Upswing in golf tourism

The Remarkables reflected in one of the ponds at Millbrook Golf Resort. Photo: Getty Images
The Remarkables reflected in one of the ponds at Millbrook Golf Resort. Photo: Getty Images
A long-time local golf pro says Queenstown golf tourism last year was "phenomenal" — however, he believes the New Zealand Open’s still vital for local golf’s global profile.

Jack’s Point golf GM John Griffin states: "What keeps Queenstown NZ’s no.1 golf destination is we currently have five really top-ranked courses all offering different experiences with Arrowtown, Queenstown Golf Club, two courses at Millbrook, Jack’s Point.

"And with new courses coming on at Hogans Gully and Gibbston and [Wanaka’s] Glendhu Bay, it only increases the value of the golf destination to Queenstown.

"It’s not one of us that’s doing it, it’s the fact we are that collective — and Queenstown offers so much more than just golf."

The visiting golfer, Griffin adds, also tends to fit the higher-spending, longer-staying category.

Aussies are still the biggest overseas market — "a good 60%" — but numbers out of the United States are up and there’s some growth out of Asia.

Continuing to be the home of the NZ Open is a huge plus for Queenstown, he says, "because it keeps the profile of the town at the forefront of people globally who have that golf interest".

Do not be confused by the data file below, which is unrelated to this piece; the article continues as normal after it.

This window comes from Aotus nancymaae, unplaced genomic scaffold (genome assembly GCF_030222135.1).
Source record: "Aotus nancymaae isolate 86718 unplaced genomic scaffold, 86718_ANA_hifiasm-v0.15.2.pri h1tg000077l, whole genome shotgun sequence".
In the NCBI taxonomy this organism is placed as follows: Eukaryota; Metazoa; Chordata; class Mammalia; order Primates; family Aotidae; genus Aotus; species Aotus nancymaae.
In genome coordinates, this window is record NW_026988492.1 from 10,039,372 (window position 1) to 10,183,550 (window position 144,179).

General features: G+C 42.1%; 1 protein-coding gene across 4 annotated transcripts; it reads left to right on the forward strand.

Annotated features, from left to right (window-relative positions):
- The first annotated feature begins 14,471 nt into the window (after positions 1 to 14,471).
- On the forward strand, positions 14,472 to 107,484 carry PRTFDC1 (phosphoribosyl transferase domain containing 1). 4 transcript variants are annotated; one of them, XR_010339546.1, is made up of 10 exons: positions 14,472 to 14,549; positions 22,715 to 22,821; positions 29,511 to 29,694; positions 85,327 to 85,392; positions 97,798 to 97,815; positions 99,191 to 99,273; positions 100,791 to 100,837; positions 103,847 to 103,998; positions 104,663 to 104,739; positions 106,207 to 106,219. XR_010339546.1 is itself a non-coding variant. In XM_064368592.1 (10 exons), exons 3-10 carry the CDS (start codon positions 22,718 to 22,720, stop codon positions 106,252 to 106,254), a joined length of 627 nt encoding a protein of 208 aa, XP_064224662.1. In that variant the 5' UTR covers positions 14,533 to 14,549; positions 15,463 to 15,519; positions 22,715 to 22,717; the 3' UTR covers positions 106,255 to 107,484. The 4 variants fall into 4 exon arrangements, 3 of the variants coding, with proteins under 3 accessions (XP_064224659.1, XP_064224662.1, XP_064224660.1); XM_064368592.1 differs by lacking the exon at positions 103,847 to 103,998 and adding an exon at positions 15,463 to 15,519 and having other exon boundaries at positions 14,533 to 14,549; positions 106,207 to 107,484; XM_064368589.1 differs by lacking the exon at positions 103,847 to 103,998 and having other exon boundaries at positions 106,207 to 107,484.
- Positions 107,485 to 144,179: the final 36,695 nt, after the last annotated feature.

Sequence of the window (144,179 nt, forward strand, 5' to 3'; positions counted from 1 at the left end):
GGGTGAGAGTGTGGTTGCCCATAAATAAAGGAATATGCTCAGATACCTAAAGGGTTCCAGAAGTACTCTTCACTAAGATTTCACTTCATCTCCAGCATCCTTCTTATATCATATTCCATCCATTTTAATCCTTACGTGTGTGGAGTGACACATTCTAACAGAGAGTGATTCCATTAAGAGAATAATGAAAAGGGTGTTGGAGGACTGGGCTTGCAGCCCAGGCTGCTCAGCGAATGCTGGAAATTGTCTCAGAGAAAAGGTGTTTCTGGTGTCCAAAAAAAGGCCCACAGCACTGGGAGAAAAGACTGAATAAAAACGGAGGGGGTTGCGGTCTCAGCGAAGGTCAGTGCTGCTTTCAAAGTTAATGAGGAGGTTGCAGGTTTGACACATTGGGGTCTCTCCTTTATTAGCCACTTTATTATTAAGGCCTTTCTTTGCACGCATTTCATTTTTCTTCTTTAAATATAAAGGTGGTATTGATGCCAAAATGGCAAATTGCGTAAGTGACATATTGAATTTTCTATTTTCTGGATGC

Millbrook’s golf ops manager, Tom Buttenshaw, adds: "There is a significant Australian golf tourism market that previously travelled to Asia, Europe and the US in large numbers who are now coming to NZ and Queenstown in greater numbers.

"Millbrook has developed some close partnerships with clubs in Australia, and we are seeing large numbers of their members visiting the resort."

The Hills’ CEO, Rob Selley, says they’ve also seen increased visitors.

Queenstown Golf Club GM Andrew Bell says golf visitors are up but club members make up about 65% of those playing its famed Kelvin Heights course.

"We’re sitting at roughly 90% occupancy on a daily basis."

However, while visitor numbers might be up 25%, their discretionary spend on shirts, hats and food and beverage, etc, is up only about 10%.

Peak Golf Queenstown owner Stephen Jensen says his golf tour business is stronger than pre-Covid, though he attributes some of last year’s numbers to pent-up demand.

He believes the resort’s golf proposition is so good because courses are all handy to each other, combined with the attraction of the town.

Mountain Scene understands golf tourism’s worth $100 million-plus a year to the area, though Destination Queenstown, which promotes it, doesn’t keep stats.

DQ marketing & comms director Sarah O’Donnell says during last year’s Open, commercial accommodation occupancy was 81% and visitor spend in the Arrowtown area was close to $1m.

 

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